Public Private Partnership Approach Grows Trust in Uganda’s Agri-food Sector

Government, Exporters Reaping Benefits of Greater Collaboration

The neat rows of files stacked behind Amina Hudaaya Namutebi’s desk bear witness to the sheer volume of paperwork exporters of fresh fruit and vegetables must negotiate in getting highly perishable produce to market.  

“Aside from the phytosanitary certificate, absolutely everything is paper-based and that’s why we have so many files,” said Ms. Namutebi, Supply Chain Manager and Quality controller at Agricado Farms Ltd. “We hope this project we are engaging in will eliminate some of this paperwork.”   

The project, known as Re-engineering Uganda’s Sanitary and Phytosanitary Inspection for Horticultural Exports (RUSH), is an initiative of the Global Alliance for Trade Facilitation (the Alliance) through its implementing partner, Swisscontact, to modernise processes for agri-food exports by introducing an electronic, risk-based sanitary and phytosanitary inspection system.  

This will enable officials to assign different risk levels to exporters and their consignments, while also promoting greater transparency on individual inspections. Automating and streamlining clearance procedures will reduce time and costs for low-risk, compliant businesses— most of them micro, small, and medium enterprises (MSMEs) – while enhancing the country’s competitiveness.

Introducing Risk Management  

MSMEs, the main engine of Uganda’s economic growth, dominate the country’s agri-foods sector. They also involve a substantial number of women, who make up 70% percent of the sector’s workforce and own 30% of its businesses. Among Sub-Saharan countries, Uganda is second only to Nigeria in exports of fresh fruit and vegetables, worth around $US 35 million in 2021.   

Exporters must apply rigorous in-house compliance to ensure quality control before a crop enters packhouses in Kampala and during the packaging stage. The lack of a modern risk management system translates into added time and cost for exporters. Government officials currently inspect every shipment before it leaves the premises and again when it arrives at Entebbe Airport for final transport to the country’s main markets in the European Union and The Middle East.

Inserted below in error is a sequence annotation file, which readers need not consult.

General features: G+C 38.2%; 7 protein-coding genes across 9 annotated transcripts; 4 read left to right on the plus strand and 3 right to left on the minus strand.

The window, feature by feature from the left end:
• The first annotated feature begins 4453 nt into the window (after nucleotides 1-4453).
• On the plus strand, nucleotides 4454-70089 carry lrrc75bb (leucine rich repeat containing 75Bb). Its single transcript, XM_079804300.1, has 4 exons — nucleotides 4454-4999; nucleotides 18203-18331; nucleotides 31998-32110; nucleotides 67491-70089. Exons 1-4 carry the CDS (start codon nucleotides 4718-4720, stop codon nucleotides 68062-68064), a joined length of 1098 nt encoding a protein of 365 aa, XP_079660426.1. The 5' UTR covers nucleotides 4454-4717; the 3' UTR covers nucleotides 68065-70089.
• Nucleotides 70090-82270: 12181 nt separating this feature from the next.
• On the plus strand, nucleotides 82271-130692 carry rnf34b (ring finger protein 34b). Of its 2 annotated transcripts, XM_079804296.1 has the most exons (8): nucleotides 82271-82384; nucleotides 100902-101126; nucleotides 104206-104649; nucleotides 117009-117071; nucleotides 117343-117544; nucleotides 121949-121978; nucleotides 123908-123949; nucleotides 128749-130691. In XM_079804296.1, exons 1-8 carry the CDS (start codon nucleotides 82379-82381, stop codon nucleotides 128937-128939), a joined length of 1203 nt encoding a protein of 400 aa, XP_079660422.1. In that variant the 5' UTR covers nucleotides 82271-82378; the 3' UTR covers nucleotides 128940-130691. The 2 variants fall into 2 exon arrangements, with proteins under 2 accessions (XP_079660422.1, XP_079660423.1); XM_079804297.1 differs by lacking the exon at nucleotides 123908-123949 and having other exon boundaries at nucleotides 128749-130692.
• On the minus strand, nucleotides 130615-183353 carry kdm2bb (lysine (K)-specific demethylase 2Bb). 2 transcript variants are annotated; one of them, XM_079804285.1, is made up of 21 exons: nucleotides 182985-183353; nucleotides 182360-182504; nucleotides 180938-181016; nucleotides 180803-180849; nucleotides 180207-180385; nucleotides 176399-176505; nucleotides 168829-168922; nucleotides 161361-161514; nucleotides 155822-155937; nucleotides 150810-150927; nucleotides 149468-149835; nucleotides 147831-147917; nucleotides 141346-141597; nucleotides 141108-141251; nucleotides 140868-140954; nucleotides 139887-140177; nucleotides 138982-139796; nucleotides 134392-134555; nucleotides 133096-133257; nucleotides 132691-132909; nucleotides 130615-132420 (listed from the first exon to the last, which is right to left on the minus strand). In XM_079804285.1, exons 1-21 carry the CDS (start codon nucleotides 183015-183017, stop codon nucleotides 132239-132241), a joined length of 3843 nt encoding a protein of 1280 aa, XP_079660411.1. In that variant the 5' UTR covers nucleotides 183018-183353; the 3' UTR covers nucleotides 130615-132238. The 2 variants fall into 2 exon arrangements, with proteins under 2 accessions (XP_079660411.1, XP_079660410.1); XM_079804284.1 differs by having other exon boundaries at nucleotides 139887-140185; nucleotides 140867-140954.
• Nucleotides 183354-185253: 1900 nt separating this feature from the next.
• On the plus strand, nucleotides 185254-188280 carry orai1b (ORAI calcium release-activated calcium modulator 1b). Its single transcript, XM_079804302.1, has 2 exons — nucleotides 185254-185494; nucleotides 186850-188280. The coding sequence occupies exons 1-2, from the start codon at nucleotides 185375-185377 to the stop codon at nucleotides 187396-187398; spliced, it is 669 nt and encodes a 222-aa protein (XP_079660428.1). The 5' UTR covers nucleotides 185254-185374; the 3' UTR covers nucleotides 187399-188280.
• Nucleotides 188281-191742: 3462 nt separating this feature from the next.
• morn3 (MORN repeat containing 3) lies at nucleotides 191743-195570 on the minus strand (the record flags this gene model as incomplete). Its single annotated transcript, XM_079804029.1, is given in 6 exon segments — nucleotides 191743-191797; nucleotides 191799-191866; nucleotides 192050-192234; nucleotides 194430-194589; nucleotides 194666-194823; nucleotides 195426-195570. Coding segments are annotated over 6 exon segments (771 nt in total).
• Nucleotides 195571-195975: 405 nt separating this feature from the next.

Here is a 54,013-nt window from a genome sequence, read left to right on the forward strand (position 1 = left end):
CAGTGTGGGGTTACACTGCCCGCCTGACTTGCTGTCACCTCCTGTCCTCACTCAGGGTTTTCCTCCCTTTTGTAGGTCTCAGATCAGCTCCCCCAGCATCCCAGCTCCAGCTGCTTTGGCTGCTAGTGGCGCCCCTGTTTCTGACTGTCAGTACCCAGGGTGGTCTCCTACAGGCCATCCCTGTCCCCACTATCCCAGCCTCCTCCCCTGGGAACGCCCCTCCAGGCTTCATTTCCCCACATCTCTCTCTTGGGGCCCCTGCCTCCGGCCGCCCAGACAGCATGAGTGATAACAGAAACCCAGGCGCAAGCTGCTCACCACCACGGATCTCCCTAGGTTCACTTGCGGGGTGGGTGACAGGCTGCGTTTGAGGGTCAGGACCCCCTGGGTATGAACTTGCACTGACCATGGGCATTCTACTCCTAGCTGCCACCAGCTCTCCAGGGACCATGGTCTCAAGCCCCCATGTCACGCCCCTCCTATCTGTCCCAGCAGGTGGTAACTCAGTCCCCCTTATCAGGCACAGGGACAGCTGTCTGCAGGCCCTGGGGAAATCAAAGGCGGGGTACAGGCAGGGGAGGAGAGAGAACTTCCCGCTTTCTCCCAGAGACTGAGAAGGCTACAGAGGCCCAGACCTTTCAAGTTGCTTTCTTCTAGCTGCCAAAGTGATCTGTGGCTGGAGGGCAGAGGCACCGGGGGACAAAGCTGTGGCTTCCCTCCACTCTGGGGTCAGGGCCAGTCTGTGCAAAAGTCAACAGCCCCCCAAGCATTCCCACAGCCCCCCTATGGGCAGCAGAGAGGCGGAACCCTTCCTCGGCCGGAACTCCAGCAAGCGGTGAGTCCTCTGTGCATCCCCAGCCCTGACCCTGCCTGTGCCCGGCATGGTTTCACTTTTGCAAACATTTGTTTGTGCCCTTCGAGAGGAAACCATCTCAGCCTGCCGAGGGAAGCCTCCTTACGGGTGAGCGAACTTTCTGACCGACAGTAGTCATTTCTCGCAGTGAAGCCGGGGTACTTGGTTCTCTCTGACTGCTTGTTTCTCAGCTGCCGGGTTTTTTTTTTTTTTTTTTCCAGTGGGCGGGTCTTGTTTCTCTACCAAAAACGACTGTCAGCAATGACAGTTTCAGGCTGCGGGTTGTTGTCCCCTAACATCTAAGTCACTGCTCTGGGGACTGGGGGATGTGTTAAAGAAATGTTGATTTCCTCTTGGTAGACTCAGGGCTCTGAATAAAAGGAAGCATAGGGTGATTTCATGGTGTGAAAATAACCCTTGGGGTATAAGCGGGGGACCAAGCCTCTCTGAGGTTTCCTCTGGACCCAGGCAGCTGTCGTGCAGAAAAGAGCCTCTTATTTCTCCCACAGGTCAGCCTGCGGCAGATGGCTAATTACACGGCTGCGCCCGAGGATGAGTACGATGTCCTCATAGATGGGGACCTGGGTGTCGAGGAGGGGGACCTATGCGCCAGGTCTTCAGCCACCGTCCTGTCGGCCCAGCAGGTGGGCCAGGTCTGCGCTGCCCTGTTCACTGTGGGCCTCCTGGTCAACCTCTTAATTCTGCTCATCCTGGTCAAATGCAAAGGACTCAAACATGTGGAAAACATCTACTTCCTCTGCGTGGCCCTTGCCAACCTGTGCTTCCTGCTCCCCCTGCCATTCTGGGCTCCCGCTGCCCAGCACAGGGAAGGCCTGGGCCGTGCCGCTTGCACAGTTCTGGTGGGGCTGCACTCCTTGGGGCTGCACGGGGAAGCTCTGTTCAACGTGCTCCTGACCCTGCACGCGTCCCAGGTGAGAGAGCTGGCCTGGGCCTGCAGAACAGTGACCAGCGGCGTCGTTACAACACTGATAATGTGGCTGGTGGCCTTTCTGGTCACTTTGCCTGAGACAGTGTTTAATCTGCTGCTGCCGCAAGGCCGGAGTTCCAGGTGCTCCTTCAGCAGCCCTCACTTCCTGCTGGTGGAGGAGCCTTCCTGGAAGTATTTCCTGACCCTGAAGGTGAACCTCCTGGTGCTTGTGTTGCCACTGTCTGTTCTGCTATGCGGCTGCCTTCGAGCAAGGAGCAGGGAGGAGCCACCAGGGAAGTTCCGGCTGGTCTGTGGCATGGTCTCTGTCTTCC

“When processes are digitalised, it will make a massive difference,” said Emmanuel Bwire, Agronomist and Quality Controller at Roki Fruits and Vegetables Ltd., another exporter taking part in RUSH. “With digitalisation, we can better schedule inspections and more self-regulation will reduce the number of inspections required based on less risk.”  

Time is of the essence

Main export crops like chillis and avocadoes begin to deteriorate within days at ambient temperatures, making it essential to get them to market as quickly as possible, but Mr Bwire says obtaining these final, official signoffs can be far from straightforward.  

“We can only request an inspection – rather than schedule one. It starts with an email, but then we have to make follow-up calls to make sure the message got through and we risk missing our flight,” he said.  

And when it involves perishable food products, delay is always costly and can even spell disaster, with some air routes running only once a week.  

If you miss the flight, you lose the customer because they can’t wait,” Mr. Bwire said.  

Building trust

Acting as a neutral convener and catalyst between government and business in all its projects, including in Uganda, the Alliance builds consensus, including through workshops, public private dialogues (PPDs), and public private working groups, to deliver digitalisation and other best practices in line with the World Trade Organization Trade Facilitation Agreement.  

The participants in Uganda say they are already seeing the benefits of engaging in the RUSH project, which began in June 2021 and is due for completion in early-2023. PPDs, workshops and public private working groups involving Ministry of Agriculture, Animal Industry, and Fisheries (MAAIF) officials, local private sector representatives and MSMEs on how to improve compliance and self-regulation have increased trust and helped to standardise processes.  

Exporters have also received training on government inspection standards, equipping them to reduce rejections of their shipments. All this work has created the foundations for digitalisation that will improve information sharing and support data-driven risk management. 

The programme has already helped build up a rapport between exporters and the Ministry,” said Ms. Namutebi. “Prior to this most exporters viewed the Ministry’s role as being confined to catching mistakes but now with the proper communications there is great improvement.”  

Mr. Bwire is similarly upbeat about the relationship with government officials.   

“There is greater trust because they are engaging with us more,” he said. “They now have more confidence in what we are doing because they know we have the ability and interacting with us is giving them more confidence.”